But beyond all these notes and moods and motives is the lofty spirit of a grand and free acceptance of all things that are worthy of existence. "I desired," he says, "to formulate a poem whose every thought or fact should indirectly or directly be or connive at an implicit belief in the wisdom, health, mystery, or beauty of every process, every concrete object, every human or other existence, not only consider'd from the point of view of all, but of each." His two final utterances are that really great poetry is always the result of a national spirit, and not the privilege of a polished and select few; and that the sweetest and strongest songs yet remain to be sung.

Such are the views contained in the opening essay, "A Backward Glance o'er Travel'd Roads," as he calls it: but there are many other essays in this fascinating volume, some on poets such as Burns and Lord Tennyson, for whom Walt Whitman has a profound admiration: some on old actors and singers, the elder Booth, Forrest, Alboni, and Mario being his special favourites: others on the native Indians, on the Spanish element in American nationality, on Western slang, on the poetry of the Bible, and on Abraham Lincoln. But Walt Whitman is at his best when he is analyzing his own work, and making schemes for the poetry of the future. Literature to him has a distinctly social aim. He seeks to build up the masses by "building up grand individuals." And yet literature itself must be preceded by noble forms of life. "The best literature is always the result of something far greater than itself—not the hero but the portrait of the hero. Before there can be recorded history or poem there must be the transaction." Certainly in Walt Whitman's views there is a largeness of vision, a healthy sanity, and a fine ethical purpose. He is not to be placed with the professional littérateurs of his country, Boston novelists, New York poets, and the like. He stands apart, and the chief value of his work is in its prophecy not in its performance. He has begun a prelude to larger themes. He is the herald to a new era. As a man he is the precursor of a fresh type. He is a factor in the heroic and spiritual evolution of the human being. If Poetry has passed him by, Philosophy will take note of him.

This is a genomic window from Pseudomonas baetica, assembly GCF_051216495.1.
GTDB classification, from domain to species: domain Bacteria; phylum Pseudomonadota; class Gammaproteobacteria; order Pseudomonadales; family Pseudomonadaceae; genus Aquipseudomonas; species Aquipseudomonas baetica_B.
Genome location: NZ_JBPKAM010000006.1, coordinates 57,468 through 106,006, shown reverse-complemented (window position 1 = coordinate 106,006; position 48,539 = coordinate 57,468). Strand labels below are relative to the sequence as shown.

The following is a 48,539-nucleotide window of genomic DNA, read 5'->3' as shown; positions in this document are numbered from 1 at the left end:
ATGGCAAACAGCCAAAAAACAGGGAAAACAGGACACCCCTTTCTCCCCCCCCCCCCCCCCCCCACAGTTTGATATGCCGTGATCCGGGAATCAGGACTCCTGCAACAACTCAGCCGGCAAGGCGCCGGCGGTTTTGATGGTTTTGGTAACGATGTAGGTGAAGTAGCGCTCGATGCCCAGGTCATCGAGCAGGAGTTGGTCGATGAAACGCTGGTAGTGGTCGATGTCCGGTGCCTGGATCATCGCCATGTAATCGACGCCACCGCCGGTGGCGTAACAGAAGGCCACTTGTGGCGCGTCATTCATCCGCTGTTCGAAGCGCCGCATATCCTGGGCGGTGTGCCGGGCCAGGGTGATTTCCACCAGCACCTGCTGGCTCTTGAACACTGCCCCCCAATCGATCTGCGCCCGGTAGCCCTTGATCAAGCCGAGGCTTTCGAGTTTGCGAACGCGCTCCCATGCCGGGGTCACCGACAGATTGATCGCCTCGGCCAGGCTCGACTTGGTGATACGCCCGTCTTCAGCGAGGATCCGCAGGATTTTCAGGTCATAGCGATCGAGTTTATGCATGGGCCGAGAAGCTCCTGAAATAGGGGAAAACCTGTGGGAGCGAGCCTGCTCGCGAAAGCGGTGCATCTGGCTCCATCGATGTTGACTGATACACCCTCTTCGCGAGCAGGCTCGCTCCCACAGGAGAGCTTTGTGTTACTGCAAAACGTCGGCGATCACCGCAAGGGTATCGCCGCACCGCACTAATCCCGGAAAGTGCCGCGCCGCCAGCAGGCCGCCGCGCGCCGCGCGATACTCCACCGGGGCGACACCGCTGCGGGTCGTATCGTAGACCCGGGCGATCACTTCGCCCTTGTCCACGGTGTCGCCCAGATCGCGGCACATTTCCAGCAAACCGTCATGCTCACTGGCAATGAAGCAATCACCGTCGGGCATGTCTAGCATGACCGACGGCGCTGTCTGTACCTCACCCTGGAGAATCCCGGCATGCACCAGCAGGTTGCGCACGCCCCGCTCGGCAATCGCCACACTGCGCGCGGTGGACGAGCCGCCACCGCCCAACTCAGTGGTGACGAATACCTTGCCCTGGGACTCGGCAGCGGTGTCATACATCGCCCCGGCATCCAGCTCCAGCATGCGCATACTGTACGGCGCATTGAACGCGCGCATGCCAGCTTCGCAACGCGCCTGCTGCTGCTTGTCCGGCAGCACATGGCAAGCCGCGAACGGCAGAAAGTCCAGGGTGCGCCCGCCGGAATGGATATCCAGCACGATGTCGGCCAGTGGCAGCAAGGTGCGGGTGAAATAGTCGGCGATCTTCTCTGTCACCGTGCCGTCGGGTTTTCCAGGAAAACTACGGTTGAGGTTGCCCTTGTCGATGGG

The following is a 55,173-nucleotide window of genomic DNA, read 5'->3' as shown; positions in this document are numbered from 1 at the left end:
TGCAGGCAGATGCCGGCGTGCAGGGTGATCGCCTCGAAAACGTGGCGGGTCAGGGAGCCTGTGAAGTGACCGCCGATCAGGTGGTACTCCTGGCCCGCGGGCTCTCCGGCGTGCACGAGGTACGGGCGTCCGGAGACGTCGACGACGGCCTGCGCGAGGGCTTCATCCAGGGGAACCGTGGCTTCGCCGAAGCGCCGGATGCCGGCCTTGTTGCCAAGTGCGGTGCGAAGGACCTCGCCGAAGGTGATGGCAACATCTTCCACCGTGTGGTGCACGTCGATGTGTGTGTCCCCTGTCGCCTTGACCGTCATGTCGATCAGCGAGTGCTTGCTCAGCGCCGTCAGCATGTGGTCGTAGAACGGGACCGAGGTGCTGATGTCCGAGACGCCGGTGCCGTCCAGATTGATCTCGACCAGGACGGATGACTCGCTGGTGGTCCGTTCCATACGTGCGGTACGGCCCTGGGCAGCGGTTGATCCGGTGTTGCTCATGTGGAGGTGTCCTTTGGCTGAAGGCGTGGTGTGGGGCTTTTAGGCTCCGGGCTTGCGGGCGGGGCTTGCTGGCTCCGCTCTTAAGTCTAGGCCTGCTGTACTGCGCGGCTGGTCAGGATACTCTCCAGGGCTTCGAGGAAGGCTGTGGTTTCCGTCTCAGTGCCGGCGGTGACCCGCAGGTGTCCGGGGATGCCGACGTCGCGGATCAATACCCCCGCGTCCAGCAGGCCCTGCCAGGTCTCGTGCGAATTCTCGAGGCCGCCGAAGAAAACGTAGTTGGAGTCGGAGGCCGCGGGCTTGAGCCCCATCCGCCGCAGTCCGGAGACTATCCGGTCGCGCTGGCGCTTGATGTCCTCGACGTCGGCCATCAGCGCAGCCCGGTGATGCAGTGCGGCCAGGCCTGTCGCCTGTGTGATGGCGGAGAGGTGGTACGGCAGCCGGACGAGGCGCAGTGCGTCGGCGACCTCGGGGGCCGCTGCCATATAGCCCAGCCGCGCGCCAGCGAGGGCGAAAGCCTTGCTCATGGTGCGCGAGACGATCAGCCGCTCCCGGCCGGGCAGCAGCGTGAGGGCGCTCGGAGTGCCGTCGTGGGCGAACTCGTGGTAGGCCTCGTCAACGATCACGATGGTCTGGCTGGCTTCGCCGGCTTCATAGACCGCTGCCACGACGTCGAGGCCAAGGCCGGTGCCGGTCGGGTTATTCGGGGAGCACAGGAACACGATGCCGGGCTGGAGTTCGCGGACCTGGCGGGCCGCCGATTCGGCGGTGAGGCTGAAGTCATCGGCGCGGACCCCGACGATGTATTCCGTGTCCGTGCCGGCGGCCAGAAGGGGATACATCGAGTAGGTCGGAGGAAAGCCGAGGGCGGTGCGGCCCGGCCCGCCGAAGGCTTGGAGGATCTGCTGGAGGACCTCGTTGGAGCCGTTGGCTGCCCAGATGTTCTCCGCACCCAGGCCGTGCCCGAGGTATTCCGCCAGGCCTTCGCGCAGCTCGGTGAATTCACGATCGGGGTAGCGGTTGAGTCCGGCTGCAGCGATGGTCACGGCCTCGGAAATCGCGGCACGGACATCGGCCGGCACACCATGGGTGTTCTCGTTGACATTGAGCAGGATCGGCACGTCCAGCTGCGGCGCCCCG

"November Boughs." By Walt Whitman. (Paisley; and Paternoster-row. London: Alexander Gardner. 1880.)


1. The "old German Nibelungen" refers to the Nibelungenlied (Song of the Nibelungs), a Middle High German epic poem written around 1200. [back]